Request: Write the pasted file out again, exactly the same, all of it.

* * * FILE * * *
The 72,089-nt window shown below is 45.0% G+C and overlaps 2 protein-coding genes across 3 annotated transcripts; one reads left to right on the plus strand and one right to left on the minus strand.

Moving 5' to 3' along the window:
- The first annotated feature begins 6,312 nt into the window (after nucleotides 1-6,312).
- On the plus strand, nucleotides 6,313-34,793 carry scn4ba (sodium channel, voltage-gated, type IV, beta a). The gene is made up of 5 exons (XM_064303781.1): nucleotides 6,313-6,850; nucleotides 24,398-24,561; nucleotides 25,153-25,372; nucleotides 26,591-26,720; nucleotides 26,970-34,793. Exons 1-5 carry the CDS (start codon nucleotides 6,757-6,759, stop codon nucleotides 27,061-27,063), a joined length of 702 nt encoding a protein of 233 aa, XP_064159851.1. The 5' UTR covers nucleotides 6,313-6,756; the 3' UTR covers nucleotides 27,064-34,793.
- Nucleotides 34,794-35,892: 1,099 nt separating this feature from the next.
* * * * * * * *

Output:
The 72,089-nt window shown below is 45.0% G+C and overlaps 2 protein-coding genes across 3 annotated transcripts; one reads left to right on the plus strand and one right to left on the minus strand.

Moving 5' to 3' along the window:
- The first annotated feature begins 6,312 nt into the window (after nucleotides 1-6,312).
- On the plus strand, nucleotides 6,313-34,793 carry scn4ba (sodium channel, voltage-gated, type IV, beta a). The gene is made up of 5 exons (XM_064303781.1): nucleotides 6,313-6,850; nucleotides 24,398-24,561; nucleotides 25,153-25,372; nucleotides 26,591-26,720; nucleotides 26,970-34,793. Exons 1-5 carry the CDS (start codon nucleotides 6,757-6,759, stop codon nucleotides 27,061-27,063), a joined length of 702 nt encoding a protein of 233 aa, XP_064159851.1. The 5' UTR covers nucleotides 6,313-6,756; the 3' UTR covers nucleotides 27,064-34,793.
- Nucleotides 34,794-35,892: 1,099 nt separating this feature from the next.